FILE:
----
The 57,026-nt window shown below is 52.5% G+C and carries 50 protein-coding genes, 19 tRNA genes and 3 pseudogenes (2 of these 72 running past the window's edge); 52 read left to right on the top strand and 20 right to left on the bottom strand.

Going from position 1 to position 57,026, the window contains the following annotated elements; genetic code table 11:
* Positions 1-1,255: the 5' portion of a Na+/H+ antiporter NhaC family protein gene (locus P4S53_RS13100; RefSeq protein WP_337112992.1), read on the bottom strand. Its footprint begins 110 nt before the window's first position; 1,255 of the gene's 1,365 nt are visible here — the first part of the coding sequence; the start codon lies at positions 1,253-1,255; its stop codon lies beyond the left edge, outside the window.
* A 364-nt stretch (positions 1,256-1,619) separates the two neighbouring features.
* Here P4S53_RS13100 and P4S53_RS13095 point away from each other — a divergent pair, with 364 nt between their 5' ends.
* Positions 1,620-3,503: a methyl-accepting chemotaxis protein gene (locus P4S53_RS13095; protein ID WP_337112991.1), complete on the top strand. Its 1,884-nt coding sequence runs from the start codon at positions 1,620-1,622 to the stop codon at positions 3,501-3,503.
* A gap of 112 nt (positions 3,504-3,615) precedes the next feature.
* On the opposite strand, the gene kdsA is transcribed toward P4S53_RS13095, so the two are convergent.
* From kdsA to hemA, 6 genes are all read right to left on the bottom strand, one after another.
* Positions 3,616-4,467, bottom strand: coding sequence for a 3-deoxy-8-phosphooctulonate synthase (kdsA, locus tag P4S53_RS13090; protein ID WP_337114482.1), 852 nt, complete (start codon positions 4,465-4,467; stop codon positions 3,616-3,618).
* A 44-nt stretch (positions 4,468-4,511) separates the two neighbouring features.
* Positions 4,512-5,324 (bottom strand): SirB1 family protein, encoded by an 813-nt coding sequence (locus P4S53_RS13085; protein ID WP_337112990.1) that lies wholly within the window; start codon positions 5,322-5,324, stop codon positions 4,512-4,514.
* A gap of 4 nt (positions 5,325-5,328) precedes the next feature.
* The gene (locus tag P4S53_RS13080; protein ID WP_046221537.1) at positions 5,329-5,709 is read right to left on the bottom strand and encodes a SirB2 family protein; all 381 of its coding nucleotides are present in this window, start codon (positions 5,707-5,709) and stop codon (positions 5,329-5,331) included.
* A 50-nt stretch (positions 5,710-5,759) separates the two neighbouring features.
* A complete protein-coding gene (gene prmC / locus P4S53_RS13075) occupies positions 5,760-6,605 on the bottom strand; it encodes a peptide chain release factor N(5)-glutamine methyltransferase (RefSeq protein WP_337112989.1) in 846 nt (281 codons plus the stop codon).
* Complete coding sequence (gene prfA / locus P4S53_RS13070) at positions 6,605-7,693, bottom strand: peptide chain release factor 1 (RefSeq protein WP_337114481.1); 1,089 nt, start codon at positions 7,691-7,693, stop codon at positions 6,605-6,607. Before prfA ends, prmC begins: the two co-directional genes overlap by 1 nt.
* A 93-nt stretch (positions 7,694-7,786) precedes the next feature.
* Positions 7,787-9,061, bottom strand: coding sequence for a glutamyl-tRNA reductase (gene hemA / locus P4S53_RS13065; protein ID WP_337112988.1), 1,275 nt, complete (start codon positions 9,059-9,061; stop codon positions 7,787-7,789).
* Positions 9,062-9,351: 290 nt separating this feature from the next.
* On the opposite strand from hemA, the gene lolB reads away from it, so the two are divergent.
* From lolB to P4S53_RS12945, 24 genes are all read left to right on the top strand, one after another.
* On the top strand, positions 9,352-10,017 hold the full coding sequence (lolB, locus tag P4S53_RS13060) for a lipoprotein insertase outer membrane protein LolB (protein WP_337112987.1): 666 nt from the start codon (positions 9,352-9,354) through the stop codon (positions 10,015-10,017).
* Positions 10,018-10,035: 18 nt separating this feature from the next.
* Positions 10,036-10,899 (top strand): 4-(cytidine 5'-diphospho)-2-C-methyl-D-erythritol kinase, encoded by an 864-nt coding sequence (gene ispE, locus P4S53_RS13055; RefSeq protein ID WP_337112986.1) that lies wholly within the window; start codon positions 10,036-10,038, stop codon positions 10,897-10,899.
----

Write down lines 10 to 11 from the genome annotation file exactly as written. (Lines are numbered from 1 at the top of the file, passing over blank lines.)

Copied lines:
* Positions 3,616-4,467, bottom strand: coding sequence for a 3-deoxy-8-phosphooctulonate synthase (kdsA, locus tag P4S53_RS13090; protein ID WP_337114482.1), 852 nt, complete (start codon positions 4,465-4,467; stop codon positions 3,616-3,618).
* A 44-nt stretch (positions 4,468-4,511) separates the two neighbouring features.